Legacy backup solutions require that you periodically run full backups, that is, if your VM is 200 GB, a legacy solution will periodically back up all 200 GB over and over again, even if there only 20 MB of changes in the VM. Alternatively, legacy backup solutions can perform incremental backups but periodically require transforming increments into full backups. Such approaches are time consuming, resource intensive, and require an additional storage space. NAKIVO Backup & Replication offers a better approach. After an initial full backup, all jobs are forever incremental and transfer only changes to the backup repository. The data in the backup repository is stored using the full synthetic mode, which eliminates the need for backup transformation. As a result, NAKIVO Backup & Replication can back up and recover VMs faster, use less resources, save time, costs, and improve your recovery point objectives (RPO) and recovery time objectives (RTO).
After each job run, NAKIVO Backup & Replication creates a recovery point – a set of references to data blocks in the backup repository, which are required to reconstruct the entire VM as of a particular moment in time. Here is an example: You run the first backup of a VM on Sunday. For the sake of simplicity, let’s say that the VM consists of only 2 data blocks: A and B. Then on Monday, you run an incremental backup, which finds that the block A was deleted, but a new block C was added. Then on Tuesday, the incremental backup finds that the block B was deleted and a new block D was added. Here’s how the VM would look like during the three days:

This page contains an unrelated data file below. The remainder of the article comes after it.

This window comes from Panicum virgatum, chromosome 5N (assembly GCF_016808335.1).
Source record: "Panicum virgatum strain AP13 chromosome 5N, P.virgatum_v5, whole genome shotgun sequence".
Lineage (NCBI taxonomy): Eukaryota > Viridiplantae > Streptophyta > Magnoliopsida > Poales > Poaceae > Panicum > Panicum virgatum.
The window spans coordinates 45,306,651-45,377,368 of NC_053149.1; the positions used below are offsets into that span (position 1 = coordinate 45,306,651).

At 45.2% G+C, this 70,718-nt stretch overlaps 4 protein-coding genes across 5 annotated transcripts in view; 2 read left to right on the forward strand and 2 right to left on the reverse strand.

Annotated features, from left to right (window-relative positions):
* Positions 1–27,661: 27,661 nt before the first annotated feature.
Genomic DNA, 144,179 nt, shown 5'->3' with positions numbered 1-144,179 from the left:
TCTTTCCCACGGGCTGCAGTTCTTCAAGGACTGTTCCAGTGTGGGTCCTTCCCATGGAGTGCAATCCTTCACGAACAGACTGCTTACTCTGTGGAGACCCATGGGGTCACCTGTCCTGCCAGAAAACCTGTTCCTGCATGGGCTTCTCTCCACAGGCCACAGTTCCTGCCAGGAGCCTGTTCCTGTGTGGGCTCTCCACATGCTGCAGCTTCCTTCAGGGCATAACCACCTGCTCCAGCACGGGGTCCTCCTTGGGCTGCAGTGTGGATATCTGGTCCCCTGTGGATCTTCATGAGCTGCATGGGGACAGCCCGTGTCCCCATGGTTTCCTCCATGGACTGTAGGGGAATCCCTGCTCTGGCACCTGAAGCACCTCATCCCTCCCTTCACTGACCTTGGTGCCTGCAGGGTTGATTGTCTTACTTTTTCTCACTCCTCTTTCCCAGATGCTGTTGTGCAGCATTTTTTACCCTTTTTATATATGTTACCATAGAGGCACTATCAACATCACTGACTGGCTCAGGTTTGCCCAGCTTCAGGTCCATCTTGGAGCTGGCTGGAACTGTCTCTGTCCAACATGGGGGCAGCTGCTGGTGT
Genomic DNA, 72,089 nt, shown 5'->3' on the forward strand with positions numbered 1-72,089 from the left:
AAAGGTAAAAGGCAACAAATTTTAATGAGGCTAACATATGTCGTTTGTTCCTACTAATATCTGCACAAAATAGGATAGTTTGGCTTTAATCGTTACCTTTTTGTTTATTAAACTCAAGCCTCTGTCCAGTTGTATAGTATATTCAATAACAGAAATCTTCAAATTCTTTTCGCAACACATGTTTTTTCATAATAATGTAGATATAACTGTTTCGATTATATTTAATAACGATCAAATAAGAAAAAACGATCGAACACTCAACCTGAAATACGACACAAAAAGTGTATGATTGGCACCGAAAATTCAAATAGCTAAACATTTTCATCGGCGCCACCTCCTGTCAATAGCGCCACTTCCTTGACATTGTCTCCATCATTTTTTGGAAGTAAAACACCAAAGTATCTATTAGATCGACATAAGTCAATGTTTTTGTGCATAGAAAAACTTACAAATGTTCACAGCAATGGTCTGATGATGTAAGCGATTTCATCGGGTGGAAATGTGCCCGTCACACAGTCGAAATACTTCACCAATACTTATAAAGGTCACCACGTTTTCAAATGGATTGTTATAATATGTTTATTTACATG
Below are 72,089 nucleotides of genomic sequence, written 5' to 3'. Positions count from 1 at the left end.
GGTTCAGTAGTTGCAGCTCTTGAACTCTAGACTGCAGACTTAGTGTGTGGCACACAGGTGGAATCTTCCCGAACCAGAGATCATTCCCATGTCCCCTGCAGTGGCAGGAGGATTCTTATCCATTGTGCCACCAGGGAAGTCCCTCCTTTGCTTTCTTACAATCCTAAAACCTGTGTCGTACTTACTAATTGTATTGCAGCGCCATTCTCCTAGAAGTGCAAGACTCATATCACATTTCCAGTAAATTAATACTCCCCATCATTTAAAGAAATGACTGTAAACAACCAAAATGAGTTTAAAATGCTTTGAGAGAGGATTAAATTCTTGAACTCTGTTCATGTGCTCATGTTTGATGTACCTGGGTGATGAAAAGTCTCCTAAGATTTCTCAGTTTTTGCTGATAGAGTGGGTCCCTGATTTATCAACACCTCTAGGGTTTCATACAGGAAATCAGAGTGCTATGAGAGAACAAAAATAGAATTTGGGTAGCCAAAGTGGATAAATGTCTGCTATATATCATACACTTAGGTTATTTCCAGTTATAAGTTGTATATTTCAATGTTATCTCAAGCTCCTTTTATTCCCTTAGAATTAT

And here’s how the data will be stored in the Backup Repository if the job is set to keep 3 or more recovery points:
As you can see from above, all unique data blocks in a backup repository are stored in a single pool, while recovery points are just references to the data blocks that are required to reconstruct a machine as of a particular moment in time. Since each recovery point "knows" what data blocks are needed for recovery, there is no need to run periodic full backups, apply increments one by one to get to a particular recovery point, or periodically transform backed up data blocks.
The full synthetic data storage approach provides a number of advantages: